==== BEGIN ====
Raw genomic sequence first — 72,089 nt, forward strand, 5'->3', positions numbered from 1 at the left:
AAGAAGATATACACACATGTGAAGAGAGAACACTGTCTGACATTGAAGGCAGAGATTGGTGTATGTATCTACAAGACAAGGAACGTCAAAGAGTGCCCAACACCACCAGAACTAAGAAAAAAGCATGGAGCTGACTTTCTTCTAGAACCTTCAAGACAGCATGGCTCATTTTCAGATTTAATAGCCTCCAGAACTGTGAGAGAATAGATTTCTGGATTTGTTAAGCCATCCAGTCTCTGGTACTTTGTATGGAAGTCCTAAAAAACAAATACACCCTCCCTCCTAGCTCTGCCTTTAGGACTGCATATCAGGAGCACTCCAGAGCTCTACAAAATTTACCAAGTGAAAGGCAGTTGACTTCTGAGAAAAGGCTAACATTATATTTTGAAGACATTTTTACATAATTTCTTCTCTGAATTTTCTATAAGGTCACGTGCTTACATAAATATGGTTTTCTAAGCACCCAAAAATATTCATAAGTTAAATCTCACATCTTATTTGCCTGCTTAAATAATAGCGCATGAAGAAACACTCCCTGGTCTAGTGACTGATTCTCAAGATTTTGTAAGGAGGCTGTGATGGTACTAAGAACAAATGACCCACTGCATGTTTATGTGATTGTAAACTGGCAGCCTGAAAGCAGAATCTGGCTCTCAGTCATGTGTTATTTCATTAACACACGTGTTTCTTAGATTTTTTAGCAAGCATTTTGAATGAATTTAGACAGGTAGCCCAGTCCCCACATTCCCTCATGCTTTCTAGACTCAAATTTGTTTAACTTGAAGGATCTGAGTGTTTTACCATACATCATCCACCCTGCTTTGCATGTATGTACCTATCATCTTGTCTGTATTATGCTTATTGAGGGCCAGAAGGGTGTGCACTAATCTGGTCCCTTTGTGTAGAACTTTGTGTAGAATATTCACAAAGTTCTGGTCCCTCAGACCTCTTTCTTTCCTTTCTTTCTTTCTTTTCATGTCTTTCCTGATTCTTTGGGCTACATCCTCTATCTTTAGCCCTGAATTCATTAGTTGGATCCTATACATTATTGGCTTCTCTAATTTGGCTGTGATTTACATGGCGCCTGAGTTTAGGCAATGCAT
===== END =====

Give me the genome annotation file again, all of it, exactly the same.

Raw genomic sequence first — 72,089 nt, forward strand, 5'->3', positions numbered from 1 at the left:
AAGAAGATATACACACATGTGAAGAGAGAACACTGTCTGACATTGAAGGCAGAGATTGGTGTATGTATCTACAAGACAAGGAACGTCAAAGAGTGCCCAACACCACCAGAACTAAGAAAAAAGCATGGAGCTGACTTTCTTCTAGAACCTTCAAGACAGCATGGCTCATTTTCAGATTTAATAGCCTCCAGAACTGTGAGAGAATAGATTTCTGGATTTGTTAAGCCATCCAGTCTCTGGTACTTTGTATGGAAGTCCTAAAAAACAAATACACCCTCCCTCCTAGCTCTGCCTTTAGGACTGCATATCAGGAGCACTCCAGAGCTCTACAAAATTTACCAAGTGAAAGGCAGTTGACTTCTGAGAAAAGGCTAACATTATATTTTGAAGACATTTTTACATAATTTCTTCTCTGAATTTTCTATAAGGTCACGTGCTTACATAAATATGGTTTTCTAAGCACCCAAAAATATTCATAAGTTAAATCTCACATCTTATTTGCCTGCTTAAATAATAGCGCATGAAGAAACACTCCCTGGTCTAGTGACTGATTCTCAAGATTTTGTAAGGAGGCTGTGATGGTACTAAGAACAAATGACCCACTGCATGTTTATGTGATTGTAAACTGGCAGCCTGAAAGCAGAATCTGGCTCTCAGTCATGTGTTATTTCATTAACACACGTGTTTCTTAGATTTTTTAGCAAGCATTTTGAATGAATTTAGACAGGTAGCCCAGTCCCCACATTCCCTCATGCTTTCTAGACTCAAATTTGTTTAACTTGAAGGATCTGAGTGTTTTACCATACATCATCCACCCTGCTTTGCATGTATGTACCTATCATCTTGTCTGTATTATGCTTATTGAGGGCCAGAAGGGTGTGCACTAATCTGGTCCCTTTGTGTAGAACTTTGTGTAGAATATTCACAAAGTTCTGGTCCCTCAGACCTCTTTCTTTCCTTTCTTTCTTTCTTTTCATGTCTTTCCTGATTCTTTGGGCTACATCCTCTATCTTTAGCCCTGAATTCATTAGTTGGATCCTATACATTATTGGCTTCTCTAATTTGGCTGTGATTTACATGGCGCCTGAGTTTAGGCAATGCAT